Individual psychology, as it turned out, was "the gas," the precious fuel of economic progress. Much as Doob had focused on the individual personality as the entity that either moved or failed to move toward a state of civilization, McClelland theorized that the personal psychological resources of a given country largely determined whether or not it would be an "achieving society." Economic development was a product of a competitive, achievement-oriented type of personality whose main sources were internal and psychological. This achieving personality (or any other kind, for that matter) was manufactured within the family. Relationships between mothers and children (in the case of McClelland's research, it was exclusively mothers and sons ) were therefore directly implicated as likely obstacles to national economic growth and reforming motherhood emerged as possibly the clearest solution to national economic failure.
McClelland's grand theory began modestly in the early 1950s with an effort to quantitatively isolate and measure individual motives, including the one that became a central factor in his later work on economic development: the need for achievement, or what he called "n Achievement." Firmly committed to the most exacting experimental methods as well as to the pursuit of psychoanalytic insights, McClelland developed ingenious techniques for taking "psychic X-rays" of a given society's unconscious inclinations. These included methodical content analyses of folk stories and children's stories from around the world (in order to discern patterns of cultural fantasy and aspiration—a kind of projective test for the entire society), direct tests for n Achievement (via studies of mothers and sons in Germany, Japan, India, and Brazil), and
observation of the actual behavior of business entrepreneurs—who were assumed to embody the achieving ideal—in the United States, Turkey, Italy, and Poland.
McClelland assumed a straightforward cause-and-effect relationship between mothers' early expectations of sons, the development of a (male) entrepreneurial class, and levels of national economic development. Although he claimed that his model was not bound to any particular economic philosophy, and would predict growth rates equally well in capitalist and socialist economies, his concept of achievement certainly assumed a fundamentally competitive and acquisitive economic drive.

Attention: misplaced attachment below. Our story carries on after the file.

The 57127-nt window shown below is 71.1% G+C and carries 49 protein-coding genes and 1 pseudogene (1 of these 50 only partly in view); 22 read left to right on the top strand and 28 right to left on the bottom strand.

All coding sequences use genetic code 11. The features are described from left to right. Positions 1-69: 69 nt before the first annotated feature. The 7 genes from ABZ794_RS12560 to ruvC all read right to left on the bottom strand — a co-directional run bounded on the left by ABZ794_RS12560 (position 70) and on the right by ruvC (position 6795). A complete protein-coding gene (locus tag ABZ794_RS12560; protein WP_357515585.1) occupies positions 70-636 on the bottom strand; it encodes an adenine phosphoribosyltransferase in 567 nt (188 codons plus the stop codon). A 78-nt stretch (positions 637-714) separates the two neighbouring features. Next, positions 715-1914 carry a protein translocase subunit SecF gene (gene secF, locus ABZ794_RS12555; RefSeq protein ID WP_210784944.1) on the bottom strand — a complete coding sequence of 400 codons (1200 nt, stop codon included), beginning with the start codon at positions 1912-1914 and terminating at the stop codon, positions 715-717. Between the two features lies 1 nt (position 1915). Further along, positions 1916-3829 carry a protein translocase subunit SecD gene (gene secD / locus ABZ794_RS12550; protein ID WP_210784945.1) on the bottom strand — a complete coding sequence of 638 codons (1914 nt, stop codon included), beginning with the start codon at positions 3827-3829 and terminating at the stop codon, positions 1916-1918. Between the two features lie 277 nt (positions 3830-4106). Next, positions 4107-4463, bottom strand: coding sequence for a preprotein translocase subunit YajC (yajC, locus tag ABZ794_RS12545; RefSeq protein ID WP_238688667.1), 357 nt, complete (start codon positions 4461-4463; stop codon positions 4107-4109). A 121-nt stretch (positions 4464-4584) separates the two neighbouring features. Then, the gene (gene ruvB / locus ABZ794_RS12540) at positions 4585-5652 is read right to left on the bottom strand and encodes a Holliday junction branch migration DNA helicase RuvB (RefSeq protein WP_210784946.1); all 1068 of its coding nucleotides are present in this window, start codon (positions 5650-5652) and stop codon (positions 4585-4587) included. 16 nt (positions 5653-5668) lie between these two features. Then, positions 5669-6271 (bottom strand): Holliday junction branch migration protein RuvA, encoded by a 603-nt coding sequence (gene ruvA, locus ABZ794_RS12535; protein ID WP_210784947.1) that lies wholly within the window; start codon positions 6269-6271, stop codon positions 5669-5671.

His assumptions about gender merited no such self-conscious commentary. Basically, if mothers' inculcated enough n Achievement, the country would prosper; if they did not, it would remain impoverished or even slip backwards into underdevelopment. The fact that girls and women were central economic actors, especially in subsistence-based, agrarian societies, was entirely invisible in this model of development. Women were considered important, but for the values they instilled, as mothers, in their young sons. According to McClelland, the childrearing style that produced the highest levels of n Achievement balanced warmth against high expectations and exhibited just the right amount of pressure to achieve: not too much and not too little. To the extent that political or economic forces were relevant in producing national achievement levels, they operated largely on mothers and their child-rearing practices. "The family as the nucleus of the social structure is a little like the nucleus of the atom; it is harder to influence by external events than one might expect."